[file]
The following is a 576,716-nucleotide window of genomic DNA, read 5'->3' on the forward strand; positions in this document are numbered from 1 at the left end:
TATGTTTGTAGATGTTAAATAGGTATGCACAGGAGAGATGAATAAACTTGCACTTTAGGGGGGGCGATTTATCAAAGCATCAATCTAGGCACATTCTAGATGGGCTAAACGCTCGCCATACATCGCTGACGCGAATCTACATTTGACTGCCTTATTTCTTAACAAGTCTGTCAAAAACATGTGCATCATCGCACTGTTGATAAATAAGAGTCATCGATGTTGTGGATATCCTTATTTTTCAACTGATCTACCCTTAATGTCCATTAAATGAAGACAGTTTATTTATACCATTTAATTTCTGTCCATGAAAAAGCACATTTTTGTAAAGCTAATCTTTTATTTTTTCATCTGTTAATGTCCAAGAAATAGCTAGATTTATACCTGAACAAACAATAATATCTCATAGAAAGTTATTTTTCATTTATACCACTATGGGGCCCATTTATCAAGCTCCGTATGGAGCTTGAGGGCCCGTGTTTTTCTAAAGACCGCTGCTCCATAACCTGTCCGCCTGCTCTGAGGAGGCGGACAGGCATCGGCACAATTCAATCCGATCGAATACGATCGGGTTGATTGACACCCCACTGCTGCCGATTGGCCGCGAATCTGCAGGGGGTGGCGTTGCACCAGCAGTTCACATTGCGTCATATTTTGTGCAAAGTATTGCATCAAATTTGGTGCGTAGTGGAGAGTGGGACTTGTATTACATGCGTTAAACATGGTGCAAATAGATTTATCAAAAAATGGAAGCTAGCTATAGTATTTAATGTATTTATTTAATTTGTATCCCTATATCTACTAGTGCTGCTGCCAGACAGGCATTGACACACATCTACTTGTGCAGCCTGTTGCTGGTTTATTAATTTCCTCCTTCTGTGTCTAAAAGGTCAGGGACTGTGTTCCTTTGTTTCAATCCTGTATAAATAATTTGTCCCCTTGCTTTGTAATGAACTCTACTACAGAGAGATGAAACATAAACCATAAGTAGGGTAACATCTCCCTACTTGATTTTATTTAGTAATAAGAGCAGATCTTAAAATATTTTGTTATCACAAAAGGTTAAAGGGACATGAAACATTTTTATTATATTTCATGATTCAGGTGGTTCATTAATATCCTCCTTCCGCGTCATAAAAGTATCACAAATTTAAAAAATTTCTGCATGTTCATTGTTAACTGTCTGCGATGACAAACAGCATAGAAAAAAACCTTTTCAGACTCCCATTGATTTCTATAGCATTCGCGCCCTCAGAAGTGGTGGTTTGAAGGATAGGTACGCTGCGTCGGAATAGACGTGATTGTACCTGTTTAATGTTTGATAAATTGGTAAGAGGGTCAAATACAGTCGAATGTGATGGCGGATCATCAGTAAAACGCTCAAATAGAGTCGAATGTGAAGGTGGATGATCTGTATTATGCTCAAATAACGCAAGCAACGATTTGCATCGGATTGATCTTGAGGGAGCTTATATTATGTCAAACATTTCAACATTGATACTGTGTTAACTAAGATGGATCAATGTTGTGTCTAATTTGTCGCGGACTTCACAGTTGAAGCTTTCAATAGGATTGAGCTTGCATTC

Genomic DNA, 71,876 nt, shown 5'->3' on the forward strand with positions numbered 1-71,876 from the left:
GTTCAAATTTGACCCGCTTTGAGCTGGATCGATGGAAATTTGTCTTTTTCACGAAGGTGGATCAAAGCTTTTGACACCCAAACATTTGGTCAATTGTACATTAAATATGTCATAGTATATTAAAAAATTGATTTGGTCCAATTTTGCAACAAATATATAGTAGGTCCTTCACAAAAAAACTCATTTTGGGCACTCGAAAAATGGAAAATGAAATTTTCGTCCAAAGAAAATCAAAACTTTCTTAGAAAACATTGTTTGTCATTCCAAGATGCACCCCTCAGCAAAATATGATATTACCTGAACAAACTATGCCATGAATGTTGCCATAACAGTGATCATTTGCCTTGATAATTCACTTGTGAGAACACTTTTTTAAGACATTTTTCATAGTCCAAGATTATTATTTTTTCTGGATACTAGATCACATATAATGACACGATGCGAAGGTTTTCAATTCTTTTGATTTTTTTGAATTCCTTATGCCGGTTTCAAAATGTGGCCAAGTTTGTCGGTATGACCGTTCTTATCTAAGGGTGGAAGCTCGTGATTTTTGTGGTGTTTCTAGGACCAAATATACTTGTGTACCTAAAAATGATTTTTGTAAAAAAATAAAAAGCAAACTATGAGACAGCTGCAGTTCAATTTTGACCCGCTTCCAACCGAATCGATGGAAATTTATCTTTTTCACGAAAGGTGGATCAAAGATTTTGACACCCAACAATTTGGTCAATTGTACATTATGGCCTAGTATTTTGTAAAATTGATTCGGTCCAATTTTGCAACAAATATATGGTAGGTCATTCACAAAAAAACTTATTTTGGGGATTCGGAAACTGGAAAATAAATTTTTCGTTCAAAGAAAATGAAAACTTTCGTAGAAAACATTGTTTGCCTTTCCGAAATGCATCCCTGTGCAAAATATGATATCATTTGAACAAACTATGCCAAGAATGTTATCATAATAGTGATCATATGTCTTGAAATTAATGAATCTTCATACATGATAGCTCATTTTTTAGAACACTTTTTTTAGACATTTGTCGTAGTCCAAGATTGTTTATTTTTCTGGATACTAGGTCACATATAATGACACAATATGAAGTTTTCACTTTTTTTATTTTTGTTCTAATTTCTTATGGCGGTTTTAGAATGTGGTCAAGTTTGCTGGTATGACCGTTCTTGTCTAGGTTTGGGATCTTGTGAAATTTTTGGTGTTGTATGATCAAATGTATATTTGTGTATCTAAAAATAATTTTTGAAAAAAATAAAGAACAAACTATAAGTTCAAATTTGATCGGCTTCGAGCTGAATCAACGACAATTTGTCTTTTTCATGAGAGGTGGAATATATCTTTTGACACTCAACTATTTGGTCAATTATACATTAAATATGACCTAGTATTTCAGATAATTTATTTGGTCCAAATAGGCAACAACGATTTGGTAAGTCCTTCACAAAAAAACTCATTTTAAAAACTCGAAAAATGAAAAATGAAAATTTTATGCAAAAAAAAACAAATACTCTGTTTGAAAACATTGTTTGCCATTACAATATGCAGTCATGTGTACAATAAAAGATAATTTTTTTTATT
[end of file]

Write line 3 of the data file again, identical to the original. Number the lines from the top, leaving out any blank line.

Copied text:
Genomic DNA, 71,876 nt, shown 5'->3' on the forward strand with positions numbered 1-71,876 from the left: